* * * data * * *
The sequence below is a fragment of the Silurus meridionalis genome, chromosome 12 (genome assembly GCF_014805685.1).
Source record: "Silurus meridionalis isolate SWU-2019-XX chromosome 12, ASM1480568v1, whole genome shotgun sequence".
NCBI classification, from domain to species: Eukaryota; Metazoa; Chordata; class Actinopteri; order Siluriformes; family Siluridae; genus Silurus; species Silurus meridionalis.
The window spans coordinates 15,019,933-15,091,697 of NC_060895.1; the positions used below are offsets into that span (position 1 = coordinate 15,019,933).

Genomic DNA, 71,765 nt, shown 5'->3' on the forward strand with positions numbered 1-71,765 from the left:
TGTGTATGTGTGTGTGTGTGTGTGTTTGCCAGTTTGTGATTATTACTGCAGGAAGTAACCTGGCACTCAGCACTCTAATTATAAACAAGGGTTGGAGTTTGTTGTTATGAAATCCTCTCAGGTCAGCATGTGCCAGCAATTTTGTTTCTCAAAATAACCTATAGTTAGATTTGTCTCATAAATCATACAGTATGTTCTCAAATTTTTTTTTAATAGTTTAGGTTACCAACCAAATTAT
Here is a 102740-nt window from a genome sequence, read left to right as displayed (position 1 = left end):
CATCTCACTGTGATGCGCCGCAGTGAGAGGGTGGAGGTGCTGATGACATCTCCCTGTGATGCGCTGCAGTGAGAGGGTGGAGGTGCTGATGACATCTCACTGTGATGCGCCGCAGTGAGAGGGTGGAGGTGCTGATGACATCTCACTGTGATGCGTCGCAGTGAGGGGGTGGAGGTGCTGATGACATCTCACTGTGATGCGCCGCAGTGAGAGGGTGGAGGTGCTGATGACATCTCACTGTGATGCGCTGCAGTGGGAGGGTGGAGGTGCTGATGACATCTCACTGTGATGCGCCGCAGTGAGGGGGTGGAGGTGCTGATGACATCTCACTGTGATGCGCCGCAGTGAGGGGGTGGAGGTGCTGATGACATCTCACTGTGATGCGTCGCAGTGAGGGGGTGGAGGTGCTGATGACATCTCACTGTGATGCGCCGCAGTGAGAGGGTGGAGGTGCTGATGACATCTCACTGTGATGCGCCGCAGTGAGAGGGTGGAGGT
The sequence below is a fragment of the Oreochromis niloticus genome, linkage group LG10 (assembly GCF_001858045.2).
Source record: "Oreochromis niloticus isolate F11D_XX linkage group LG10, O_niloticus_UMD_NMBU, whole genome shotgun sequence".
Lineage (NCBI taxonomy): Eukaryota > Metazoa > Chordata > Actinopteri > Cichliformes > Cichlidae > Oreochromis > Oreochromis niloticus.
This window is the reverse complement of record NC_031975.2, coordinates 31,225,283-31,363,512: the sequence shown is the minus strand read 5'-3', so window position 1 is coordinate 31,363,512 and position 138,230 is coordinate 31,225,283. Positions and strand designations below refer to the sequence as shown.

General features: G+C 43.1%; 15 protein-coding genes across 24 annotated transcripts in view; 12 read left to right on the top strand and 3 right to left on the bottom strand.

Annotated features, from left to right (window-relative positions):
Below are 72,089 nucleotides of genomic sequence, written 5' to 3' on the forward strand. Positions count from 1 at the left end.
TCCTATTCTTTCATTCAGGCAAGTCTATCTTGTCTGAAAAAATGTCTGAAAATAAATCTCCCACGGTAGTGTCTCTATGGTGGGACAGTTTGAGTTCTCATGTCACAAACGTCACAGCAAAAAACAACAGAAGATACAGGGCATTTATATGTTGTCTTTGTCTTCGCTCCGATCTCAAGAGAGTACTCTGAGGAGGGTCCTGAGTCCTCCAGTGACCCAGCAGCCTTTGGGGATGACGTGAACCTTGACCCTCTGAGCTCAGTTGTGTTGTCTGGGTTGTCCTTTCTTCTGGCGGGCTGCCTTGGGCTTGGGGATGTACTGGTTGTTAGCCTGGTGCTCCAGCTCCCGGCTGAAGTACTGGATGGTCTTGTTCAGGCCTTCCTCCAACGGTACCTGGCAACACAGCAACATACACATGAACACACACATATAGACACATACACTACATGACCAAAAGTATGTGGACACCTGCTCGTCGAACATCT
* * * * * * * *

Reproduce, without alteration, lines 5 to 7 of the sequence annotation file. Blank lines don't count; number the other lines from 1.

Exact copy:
Genomic DNA, 71,765 nt, shown 5'->3' on the forward strand with positions numbered 1-71,765 from the left:
TGTGTATGTGTGTGTGTGTGTGTGTTTGCCAGTTTGTGATTATTACTGCAGGAAGTAACCTGGCACTCAGCACTCTAATTATAAACAAGGGTTGGAGTTTGTTGTTATGAAATCCTCTCAGGTCAGCATGTGCCAGCAATTTTGTTTCTCAAAATAACCTATAGTTAGATTTGTCTCATAAATCATACAGTATGTTCTCAAATTTTTTTTTAATAGTTTAGGTTACCAACCAAATTAT
Here is a 102740-nt window from a genome sequence, read left to right as displayed (position 1 = left end):